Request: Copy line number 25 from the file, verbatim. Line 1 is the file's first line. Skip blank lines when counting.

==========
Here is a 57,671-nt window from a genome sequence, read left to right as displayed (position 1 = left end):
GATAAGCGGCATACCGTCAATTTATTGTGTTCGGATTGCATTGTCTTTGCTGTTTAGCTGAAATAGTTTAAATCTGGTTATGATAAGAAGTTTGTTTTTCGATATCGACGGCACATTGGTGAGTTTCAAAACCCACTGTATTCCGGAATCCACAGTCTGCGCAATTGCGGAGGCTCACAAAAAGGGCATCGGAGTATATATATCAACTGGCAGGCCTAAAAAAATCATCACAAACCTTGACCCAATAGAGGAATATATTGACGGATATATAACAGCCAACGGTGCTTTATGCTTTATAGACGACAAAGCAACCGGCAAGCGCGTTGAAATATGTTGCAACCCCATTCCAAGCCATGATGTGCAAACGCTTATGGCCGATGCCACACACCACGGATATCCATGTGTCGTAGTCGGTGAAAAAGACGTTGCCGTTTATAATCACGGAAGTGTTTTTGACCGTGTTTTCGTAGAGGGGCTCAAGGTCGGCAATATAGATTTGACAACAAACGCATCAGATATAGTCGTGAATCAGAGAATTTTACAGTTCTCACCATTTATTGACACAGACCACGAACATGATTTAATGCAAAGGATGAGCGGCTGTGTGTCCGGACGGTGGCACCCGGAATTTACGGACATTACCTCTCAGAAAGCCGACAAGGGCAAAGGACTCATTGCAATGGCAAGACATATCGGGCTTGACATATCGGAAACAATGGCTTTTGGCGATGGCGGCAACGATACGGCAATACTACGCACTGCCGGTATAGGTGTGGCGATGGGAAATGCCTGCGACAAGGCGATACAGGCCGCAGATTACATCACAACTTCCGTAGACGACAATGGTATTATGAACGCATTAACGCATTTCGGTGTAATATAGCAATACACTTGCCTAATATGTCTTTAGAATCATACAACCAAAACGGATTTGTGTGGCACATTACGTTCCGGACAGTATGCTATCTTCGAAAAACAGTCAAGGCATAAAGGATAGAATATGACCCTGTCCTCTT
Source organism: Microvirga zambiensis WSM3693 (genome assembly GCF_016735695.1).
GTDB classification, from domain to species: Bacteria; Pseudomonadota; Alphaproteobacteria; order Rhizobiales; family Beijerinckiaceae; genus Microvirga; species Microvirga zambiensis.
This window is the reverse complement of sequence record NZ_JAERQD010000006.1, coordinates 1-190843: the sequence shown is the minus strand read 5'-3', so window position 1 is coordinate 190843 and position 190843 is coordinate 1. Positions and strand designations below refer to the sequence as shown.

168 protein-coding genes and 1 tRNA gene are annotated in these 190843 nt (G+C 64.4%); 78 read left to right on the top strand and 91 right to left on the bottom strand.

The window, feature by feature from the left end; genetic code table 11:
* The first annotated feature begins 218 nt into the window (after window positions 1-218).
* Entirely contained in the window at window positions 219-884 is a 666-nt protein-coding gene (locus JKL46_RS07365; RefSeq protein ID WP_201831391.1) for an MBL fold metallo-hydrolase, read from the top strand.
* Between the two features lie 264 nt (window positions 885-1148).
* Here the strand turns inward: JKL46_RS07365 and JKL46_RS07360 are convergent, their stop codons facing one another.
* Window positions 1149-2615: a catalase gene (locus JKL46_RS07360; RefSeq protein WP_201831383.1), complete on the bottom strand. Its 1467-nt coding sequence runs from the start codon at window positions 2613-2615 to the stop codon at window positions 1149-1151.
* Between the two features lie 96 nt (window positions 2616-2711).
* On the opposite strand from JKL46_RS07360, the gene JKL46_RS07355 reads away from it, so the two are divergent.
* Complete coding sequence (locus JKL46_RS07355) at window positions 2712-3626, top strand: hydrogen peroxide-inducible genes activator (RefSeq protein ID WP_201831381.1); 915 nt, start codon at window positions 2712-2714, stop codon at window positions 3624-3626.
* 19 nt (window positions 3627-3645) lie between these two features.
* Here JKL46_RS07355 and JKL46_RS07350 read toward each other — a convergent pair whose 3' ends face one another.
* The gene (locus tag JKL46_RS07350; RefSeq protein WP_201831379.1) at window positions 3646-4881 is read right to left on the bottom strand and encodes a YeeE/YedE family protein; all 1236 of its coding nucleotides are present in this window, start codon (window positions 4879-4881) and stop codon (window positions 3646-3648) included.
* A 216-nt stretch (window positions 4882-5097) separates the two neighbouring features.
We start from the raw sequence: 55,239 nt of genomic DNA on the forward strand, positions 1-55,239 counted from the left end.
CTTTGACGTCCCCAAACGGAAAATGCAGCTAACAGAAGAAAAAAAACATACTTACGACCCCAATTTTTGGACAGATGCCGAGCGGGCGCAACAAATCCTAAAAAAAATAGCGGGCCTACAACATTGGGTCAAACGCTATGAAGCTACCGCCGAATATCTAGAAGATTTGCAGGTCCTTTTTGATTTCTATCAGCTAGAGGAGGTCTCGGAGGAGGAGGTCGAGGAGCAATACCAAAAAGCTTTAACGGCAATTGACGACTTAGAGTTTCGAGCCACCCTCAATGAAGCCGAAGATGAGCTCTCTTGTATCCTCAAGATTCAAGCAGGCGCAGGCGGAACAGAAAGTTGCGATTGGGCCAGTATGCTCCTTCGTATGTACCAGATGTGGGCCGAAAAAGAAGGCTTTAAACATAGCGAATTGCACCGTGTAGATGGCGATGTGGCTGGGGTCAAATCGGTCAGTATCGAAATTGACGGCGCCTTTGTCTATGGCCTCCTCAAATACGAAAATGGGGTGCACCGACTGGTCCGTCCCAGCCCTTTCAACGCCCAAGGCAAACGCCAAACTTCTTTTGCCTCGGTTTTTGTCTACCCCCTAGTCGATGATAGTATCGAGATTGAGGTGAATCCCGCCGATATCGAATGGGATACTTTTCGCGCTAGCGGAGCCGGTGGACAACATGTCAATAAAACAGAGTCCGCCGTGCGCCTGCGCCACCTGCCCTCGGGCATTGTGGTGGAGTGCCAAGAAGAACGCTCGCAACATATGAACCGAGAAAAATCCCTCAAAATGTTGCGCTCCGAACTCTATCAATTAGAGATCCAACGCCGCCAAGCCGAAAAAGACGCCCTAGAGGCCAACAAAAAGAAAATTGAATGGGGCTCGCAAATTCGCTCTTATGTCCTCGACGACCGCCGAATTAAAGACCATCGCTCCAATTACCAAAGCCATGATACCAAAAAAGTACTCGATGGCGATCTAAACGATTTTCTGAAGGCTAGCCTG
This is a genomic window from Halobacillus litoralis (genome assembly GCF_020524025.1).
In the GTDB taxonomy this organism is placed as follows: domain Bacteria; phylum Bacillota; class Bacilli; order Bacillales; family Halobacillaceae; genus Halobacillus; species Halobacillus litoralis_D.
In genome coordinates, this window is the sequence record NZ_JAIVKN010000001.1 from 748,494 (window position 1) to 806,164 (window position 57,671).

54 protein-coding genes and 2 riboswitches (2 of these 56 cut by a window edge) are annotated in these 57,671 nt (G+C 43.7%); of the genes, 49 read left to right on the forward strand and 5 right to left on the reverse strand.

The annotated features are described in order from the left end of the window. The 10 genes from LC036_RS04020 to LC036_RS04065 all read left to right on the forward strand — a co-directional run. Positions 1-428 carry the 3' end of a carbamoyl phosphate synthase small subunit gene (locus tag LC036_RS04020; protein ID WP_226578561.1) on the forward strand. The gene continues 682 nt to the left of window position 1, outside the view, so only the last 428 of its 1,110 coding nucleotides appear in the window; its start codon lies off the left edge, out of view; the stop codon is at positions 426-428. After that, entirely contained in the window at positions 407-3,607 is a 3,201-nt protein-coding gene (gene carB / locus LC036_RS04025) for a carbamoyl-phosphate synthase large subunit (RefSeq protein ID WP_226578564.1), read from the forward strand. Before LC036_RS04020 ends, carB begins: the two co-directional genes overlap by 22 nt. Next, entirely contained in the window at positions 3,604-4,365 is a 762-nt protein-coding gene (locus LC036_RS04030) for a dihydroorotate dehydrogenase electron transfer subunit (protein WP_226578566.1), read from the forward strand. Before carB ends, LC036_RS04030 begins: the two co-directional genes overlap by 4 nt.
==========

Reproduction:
54 protein-coding genes and 2 riboswitches (2 of these 56 cut by a window edge) are annotated in these 57,671 nt (G+C 43.7%); of the genes, 49 read left to right on the forward strand and 5 right to left on the reverse strand.